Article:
Behind the Wheel
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NT INTER time starts on Sunday, and drivers who pilot goods and passenger vehicles up and down our roads will soon be facing the additional hazards of fog, ice and snow. Unfortunately, it is not only inclement weather that is taking such a toll on our roads. Accidents happen because of a number of reasons—some from vehicle design or maintenance, some from road design or maintenance. But most, it would seem, arise because of human behaviour and, as suggested in the two features published this week dealing with road safety, it is the man behind the steering wheel who counts in matters of road safety.
Up to now the Ministry has seized on two of the most glaring aspects of danger—drinking and driving, and poor maintenance. But nothing worthwhile has been done so far to instigate driver training schemes, although it is true to say that the Industrial Training Act will eventually bring this about—but in a way which will hit transport operators hard in the pocket.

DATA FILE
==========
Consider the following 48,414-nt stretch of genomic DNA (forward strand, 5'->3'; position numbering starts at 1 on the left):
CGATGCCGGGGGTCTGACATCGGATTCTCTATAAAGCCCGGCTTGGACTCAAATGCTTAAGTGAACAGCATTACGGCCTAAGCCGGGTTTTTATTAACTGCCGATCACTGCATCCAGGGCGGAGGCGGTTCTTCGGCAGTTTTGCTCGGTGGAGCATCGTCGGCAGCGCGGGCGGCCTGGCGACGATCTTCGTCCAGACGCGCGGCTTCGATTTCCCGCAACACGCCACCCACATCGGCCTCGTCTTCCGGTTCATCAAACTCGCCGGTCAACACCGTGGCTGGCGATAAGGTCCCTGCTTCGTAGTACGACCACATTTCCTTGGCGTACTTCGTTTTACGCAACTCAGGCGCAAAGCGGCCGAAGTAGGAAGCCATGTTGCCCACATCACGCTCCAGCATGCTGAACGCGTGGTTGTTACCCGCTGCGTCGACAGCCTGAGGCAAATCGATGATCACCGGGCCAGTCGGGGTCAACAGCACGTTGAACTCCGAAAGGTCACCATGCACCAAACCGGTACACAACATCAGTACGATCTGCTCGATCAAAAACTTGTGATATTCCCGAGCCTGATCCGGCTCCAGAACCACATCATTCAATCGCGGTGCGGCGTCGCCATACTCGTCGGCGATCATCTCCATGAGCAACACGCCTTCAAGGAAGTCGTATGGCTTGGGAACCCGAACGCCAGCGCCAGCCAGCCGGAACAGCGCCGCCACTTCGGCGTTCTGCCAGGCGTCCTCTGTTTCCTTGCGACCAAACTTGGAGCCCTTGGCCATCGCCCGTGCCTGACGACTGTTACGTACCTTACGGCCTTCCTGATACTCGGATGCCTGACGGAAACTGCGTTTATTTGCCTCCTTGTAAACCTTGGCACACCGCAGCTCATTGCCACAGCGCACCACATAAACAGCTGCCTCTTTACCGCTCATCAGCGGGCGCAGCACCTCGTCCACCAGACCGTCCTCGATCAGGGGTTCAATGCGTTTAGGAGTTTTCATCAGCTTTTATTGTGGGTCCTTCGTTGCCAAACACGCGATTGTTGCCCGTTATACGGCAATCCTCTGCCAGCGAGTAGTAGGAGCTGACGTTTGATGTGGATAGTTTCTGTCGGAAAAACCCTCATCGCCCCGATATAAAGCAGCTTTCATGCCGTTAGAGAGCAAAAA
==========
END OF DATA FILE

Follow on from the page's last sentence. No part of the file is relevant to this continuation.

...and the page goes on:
hi the two features, schemes operated by several C-licence operators are mentioned, along with graphic examples of how money, in terms of thousands of pounds, can be saved. This applies equally to all types of operator. How much better it is to have a vehicle on the road earning, than in the garage being patched up and repaired. How much better it is to have insurance premiums reduced than raised. How much better it is to enjoy the reputation of employing drivers who are road safety conscious.
The goods industry cries out continually about allegedly poor design and manufacture of vehicles; they spend a lot of time devising the ideal depots and operating systems. Yet there would be no industry at all without the man behind the wheel. Is enough thought given to• him?